In Memoriam 1942 – 2013 “Roger Ebert loved movies.”

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Get Out

We need more directors willing to take risks with films like Get Out.

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A Cure for Wellness

As a fetish object, it’s impressive. But as a fully satisfying feature-length drama, it’s a bust.

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Ballad of Narayama

"The Ballad of Narayama" is a Japanese film of great beauty and elegant artifice, telling a story of startling cruelty. What a space it opens…

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Thumbnails 6/28/2013

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A Civil Rights-era test to see if you're smart enough to vote; what you need to know about the situation in Turkey; the director of 20 Feet from Stardom, interviewed; new classical music suggestions for Hollywood villains; something about Like Clockwork; guess which critic wrote this un-bylined New York Times review?

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Ca va bien: Two Godard Films New to DVD and Blu-ray

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Distribution company Olive Films has released two obscurities by Jean-Luc Godard, 1976's "Comment Ca Va" and 1987's "Soigne ta Droite" (known in the U.S. as "Keep Your Right Up") and while these films may not have the immediate impact of his better-known works, they both reveal a filmmaker who has spent his career challenging himself, his viewers and the very medium of cinema itself in ways that are oftentimes fascinating and frustrating in equal measure.

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thumbnails 6/26/2013

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Defense of Marriage Act struck down; anti-abortion bill in Texas defeated; the Civil War rages on in film; how Under the Dome proves that TV shows don't have to pay for themselves with ads; why The Simpsons is TV's most God-friendly series; appreciating Steve Wonder; two Mad Men video essays, on the show's depiction of Vietnam and the gradual evolution of Peggy Olson.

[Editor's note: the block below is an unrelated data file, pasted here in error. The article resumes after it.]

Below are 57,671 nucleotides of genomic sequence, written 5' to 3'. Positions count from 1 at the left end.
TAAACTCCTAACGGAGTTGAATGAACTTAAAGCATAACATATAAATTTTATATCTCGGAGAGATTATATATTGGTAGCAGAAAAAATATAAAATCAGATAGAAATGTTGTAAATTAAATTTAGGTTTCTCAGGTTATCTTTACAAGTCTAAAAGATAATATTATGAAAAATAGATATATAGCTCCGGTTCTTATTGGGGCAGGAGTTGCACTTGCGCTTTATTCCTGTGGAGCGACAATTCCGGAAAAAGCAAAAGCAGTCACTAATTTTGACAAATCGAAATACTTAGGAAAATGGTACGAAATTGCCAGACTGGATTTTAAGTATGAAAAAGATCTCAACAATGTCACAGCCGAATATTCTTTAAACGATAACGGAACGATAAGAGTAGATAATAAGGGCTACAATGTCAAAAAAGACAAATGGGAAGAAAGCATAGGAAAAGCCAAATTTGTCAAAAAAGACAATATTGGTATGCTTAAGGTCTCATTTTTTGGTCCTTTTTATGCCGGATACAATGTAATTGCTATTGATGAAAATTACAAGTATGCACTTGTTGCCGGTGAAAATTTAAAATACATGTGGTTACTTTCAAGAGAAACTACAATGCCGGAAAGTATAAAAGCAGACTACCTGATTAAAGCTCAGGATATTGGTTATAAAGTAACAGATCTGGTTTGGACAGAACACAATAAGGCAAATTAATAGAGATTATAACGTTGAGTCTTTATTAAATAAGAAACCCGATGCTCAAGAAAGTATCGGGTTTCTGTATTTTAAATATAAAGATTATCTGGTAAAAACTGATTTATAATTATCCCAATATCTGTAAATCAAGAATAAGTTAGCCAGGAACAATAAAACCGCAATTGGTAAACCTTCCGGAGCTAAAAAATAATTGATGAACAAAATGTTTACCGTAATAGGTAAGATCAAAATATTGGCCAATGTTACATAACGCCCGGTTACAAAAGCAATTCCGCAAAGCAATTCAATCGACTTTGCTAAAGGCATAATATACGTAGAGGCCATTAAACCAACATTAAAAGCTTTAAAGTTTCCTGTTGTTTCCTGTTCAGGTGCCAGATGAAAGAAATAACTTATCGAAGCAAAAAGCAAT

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Thumbnails 6/25/2013

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The "accidental racism" of Paula Deen; Curtis Mayfield as musical journalist; Stephen Fry's ongoing struggle with depression; Rex Reed still thinks Melissa McCarthy is, oh, don't make us repeat it, just read it; why NBC newsman David Gregory is what's wrong with Washington; Richard Matheson at 20,000 feet; what the heck is an aspect ratio, anyway?

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The Mundane Uncanny: The Art of Richard Matheson, 1926-2013

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Peter Sobczynski eulogizes the late, great, astoundingly prolific writer Richard Matheson, "whose work in a career that would encompass seven decades influenced anyone who encountered, it regardless of the medium he was working in." Includes appreciations of "Duel," "Nightmare at 20,000 Feet," "I Am Legend," "Somewhere in Time" and many other works, original and adapted.

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thumbnails 6/24/2013

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The future of affirmative action; what it means to be "Pro-Putin"; Jaws the Revenge, re-shredded; James Gandolfini, cautionary tale; Isadora Duncan's forgotten art; getting to the bottom of that mysterious Mad Men poster; Roger and Gene rave about Star Wars on Nightline.

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Cut to Black: "The Sopranos" and the Future of TV Drama: Table of Contents

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Table of contents for "Cut to Black," a discussion of The Sopranos' ending and the future of TV drama; contains links to all six episodes, plus transcripts. Participants include RogerEbert.com editor and New York Magazine critic Matt Zoller Seitz, Huffington Post TV critic Maureen Ryan, A.V. Club TV critic Ryan McGee, and previously.tv contributor Sarah D. Bunting. And yes, they do get into whether Tony got whacked.

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Cut to Black: "The Sopranos" and the Future of TV Drama, Part 5

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Part 5 of "Cut to Black," a videotaped roundtable discussion about the end of The Sopranos and the future of television drama. Participants include RogerEbert.com editor and New York Magazine TV critic Matt Zoller Seitz, Huffington Post TV critic Maureen Ryan, A.V. Club TV critic Ryan McGee, and previously.tv contributor Sarah D. Bunting. Shot and edited by Dave Bunting, Jr.

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